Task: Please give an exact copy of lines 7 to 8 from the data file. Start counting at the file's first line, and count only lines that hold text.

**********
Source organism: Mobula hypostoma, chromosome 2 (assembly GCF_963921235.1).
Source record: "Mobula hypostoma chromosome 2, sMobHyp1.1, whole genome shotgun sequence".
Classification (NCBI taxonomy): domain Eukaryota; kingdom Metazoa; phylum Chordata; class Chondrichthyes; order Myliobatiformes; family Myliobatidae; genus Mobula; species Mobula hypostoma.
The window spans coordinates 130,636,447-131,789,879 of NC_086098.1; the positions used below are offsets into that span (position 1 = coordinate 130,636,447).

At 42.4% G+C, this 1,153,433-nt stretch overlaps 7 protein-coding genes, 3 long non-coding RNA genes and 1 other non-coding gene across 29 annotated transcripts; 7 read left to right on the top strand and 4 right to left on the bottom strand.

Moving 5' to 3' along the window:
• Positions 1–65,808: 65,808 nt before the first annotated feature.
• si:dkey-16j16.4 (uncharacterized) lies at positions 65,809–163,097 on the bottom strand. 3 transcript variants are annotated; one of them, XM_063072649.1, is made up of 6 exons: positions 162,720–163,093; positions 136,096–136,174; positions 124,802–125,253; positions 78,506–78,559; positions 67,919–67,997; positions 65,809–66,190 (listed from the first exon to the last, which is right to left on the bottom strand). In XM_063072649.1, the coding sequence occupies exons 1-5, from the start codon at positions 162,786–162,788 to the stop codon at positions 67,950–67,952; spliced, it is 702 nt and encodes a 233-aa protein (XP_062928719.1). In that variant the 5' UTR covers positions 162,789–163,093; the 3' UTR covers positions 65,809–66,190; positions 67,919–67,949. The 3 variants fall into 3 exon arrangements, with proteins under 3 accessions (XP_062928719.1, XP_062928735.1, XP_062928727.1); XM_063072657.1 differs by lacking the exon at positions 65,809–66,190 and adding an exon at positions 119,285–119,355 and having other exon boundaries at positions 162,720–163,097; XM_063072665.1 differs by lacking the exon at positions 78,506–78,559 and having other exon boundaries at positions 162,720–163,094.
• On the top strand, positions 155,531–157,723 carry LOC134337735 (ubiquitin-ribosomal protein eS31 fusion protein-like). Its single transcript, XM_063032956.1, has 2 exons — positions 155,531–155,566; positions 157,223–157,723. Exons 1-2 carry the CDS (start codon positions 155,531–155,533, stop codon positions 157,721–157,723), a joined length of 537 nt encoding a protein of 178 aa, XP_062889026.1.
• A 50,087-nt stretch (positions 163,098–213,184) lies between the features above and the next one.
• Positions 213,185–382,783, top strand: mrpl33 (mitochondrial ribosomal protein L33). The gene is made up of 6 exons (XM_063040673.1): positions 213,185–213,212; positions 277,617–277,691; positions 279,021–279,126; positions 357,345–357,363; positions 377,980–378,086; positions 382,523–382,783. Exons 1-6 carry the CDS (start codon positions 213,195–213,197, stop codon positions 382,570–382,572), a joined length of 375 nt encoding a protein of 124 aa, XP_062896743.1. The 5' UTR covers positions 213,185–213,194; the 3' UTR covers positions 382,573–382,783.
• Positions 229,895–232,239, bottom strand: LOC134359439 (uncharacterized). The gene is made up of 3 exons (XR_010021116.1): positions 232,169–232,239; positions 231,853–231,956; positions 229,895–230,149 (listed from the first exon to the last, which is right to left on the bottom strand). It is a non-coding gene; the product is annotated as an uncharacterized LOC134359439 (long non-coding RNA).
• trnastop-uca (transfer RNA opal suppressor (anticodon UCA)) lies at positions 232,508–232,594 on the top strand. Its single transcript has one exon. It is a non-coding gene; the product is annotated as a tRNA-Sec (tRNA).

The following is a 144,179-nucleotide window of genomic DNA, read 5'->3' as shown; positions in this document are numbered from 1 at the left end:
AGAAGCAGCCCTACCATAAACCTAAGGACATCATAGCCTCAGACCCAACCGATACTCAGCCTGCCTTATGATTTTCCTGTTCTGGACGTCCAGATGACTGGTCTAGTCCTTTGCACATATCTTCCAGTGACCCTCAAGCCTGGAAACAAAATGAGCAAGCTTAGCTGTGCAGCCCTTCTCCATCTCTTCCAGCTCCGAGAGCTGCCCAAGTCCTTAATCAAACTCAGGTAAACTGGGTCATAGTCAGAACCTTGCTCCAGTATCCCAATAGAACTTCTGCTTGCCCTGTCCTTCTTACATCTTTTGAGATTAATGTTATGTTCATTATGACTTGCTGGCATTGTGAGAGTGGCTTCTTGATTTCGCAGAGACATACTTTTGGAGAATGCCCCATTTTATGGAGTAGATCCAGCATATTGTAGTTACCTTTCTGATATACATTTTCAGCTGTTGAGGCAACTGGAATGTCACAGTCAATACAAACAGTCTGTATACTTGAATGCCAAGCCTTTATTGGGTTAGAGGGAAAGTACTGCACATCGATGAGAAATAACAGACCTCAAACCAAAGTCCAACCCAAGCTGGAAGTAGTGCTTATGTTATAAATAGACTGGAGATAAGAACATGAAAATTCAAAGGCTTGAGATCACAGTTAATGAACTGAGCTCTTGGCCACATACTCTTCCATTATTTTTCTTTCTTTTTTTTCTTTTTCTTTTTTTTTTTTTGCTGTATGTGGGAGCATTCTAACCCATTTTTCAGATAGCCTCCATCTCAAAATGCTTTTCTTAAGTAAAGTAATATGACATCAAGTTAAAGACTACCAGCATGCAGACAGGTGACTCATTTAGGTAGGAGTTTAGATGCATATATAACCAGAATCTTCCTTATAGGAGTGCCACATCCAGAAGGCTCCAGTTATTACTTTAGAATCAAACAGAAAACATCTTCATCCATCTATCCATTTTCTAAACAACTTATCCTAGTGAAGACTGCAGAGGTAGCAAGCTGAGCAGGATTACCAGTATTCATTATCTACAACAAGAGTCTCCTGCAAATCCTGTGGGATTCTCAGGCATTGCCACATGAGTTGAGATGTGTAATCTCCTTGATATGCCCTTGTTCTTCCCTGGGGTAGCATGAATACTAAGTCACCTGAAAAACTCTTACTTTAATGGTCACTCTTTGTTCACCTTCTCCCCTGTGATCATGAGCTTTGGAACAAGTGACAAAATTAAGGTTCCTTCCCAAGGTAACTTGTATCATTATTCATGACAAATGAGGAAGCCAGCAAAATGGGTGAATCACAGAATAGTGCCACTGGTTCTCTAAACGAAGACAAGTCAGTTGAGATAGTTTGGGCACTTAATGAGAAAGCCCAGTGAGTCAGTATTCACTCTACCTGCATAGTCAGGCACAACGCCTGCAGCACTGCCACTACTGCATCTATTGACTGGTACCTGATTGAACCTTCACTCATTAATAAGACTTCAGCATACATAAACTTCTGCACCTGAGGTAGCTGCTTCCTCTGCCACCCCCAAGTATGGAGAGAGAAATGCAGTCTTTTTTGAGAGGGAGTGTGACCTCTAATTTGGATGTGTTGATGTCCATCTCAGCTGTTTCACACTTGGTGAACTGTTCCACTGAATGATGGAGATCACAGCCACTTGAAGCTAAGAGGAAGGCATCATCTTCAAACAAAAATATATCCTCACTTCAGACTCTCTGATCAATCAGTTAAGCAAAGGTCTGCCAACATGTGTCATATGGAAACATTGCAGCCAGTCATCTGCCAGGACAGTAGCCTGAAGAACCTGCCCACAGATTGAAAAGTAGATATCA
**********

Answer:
• Positions 1–65,808: 65,808 nt before the first annotated feature.
• si:dkey-16j16.4 (uncharacterized) lies at positions 65,809–163,097 on the bottom strand. 3 transcript variants are annotated; one of them, XM_063072649.1, is made up of 6 exons: positions 162,720–163,093; positions 136,096–136,174; positions 124,802–125,253; positions 78,506–78,559; positions 67,919–67,997; positions 65,809–66,190 (listed from the first exon to the last, which is right to left on the bottom strand). In XM_063072649.1, the coding sequence occupies exons 1-5, from the start codon at positions 162,786–162,788 to the stop codon at positions 67,950–67,952; spliced, it is 702 nt and encodes a 233-aa protein (XP_062928719.1). In that variant the 5' UTR covers positions 162,789–163,093; the 3' UTR covers positions 65,809–66,190; positions 67,919–67,949. The 3 variants fall into 3 exon arrangements, with proteins under 3 accessions (XP_062928719.1, XP_062928735.1, XP_062928727.1); XM_063072657.1 differs by lacking the exon at positions 65,809–66,190 and adding an exon at positions 119,285–119,355 and having other exon boundaries at positions 162,720–163,097; XM_063072665.1 differs by lacking the exon at positions 78,506–78,559 and having other exon boundaries at positions 162,720–163,094.